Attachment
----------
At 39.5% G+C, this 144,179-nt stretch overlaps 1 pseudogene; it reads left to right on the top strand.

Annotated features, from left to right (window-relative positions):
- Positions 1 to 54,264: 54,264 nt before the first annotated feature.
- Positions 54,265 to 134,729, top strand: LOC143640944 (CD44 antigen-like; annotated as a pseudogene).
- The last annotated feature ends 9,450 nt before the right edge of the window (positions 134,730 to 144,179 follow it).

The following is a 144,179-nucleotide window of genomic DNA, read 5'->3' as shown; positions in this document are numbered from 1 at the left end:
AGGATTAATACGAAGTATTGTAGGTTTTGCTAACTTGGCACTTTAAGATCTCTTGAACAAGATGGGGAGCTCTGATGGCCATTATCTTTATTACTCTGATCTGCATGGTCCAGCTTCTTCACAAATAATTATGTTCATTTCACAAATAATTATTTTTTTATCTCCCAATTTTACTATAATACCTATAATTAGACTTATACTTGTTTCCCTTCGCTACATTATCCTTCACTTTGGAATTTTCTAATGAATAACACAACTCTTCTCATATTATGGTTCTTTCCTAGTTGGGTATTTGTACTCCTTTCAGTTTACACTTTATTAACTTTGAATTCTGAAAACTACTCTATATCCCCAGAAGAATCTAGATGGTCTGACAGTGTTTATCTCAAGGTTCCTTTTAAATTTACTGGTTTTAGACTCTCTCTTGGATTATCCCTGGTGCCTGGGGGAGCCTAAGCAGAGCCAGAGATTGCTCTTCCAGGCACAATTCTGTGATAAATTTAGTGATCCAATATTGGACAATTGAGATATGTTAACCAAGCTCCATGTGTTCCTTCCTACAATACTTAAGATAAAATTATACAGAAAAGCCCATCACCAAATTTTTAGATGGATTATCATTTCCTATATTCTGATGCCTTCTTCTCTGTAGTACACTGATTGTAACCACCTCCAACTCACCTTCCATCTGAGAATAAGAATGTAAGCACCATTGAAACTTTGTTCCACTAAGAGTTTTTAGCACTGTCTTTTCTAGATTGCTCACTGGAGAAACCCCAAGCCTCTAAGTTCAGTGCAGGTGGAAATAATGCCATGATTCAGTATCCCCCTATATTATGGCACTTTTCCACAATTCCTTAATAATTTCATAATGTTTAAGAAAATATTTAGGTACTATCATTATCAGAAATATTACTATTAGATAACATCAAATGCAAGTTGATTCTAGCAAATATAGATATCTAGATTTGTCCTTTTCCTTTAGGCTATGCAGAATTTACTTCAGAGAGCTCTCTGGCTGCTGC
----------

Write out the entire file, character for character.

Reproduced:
At 39.5% G+C, this 144,179-nt stretch overlaps 1 pseudogene; it reads left to right on the top strand.

Annotated features, from left to right (window-relative positions):
- Positions 1 to 54,264: 54,264 nt before the first annotated feature.
- Positions 54,265 to 134,729, top strand: LOC143640944 (CD44 antigen-like; annotated as a pseudogene).
- The last annotated feature ends 9,450 nt before the right edge of the window (positions 134,730 to 144,179 follow it).

The following is a 144,179-nucleotide window of genomic DNA, read 5'->3' as shown; positions in this document are numbered from 1 at the left end:
AGGATTAATACGAAGTATTGTAGGTTTTGCTAACTTGGCACTTTAAGATCTCTTGAACAAGATGGGGAGCTCTGATGGCCATTATCTTTATTACTCTGATCTGCATGGTCCAGCTTCTTCACAAATAATTATGTTCATTTCACAAATAATTATTTTTTTATCTCCCAATTTTACTATAATACCTATAATTAGACTTATACTTGTTTCCCTTCGCTACATTATCCTTCACTTTGGAATTTTCTAATGAATAACACAACTCTTCTCATATTATGGTTCTTTCCTAGTTGGGTATTTGTACTCCTTTCAGTTTACACTTTATTAACTTTGAATTCTGAAAACTACTCTATATCCCCAGAAGAATCTAGATGGTCTGACAGTGTTTATCTCAAGGTTCCTTTTAAATTTACTGGTTTTAGACTCTCTCTTGGATTATCCCTGGTGCCTGGGGGAGCCTAAGCAGAGCCAGAGATTGCTCTTCCAGGCACAATTCTGTGATAAATTTAGTGATCCAATATTGGACAATTGAGATATGTTAACCAAGCTCCATGTGTTCCTTCCTACAATACTTAAGATAAAATTATACAGAAAAGCCCATCACCAAATTTTTAGATGGATTATCATTTCCTATATTCTGATGCCTTCTTCTCTGTAGTACACTGATTGTAACCACCTCCAACTCACCTTCCATCTGAGAATAAGAATGTAAGCACCATTGAAACTTTGTTCCACTAAGAGTTTTTAGCACTGTCTTTTCTAGATTGCTCACTGGAGAAACCCCAAGCCTCTAAGTTCAGTGCAGGTGGAAATAATGCCATGATTCAGTATCCCCCTATATTATGGCACTTTTCCACAATTCCTTAATAATTTCATAATGTTTAAGAAAATATTTAGGTACTATCATTATCAGAAATATTACTATTAGATAACATCAAATGCAAGTTGATTCTAGCAAATATAGATATCTAGATTTGTCCTTTTCCTTTAGGCTATGCAGAATTTACTTCAGAGAGCTCTCTGGCTGCTGC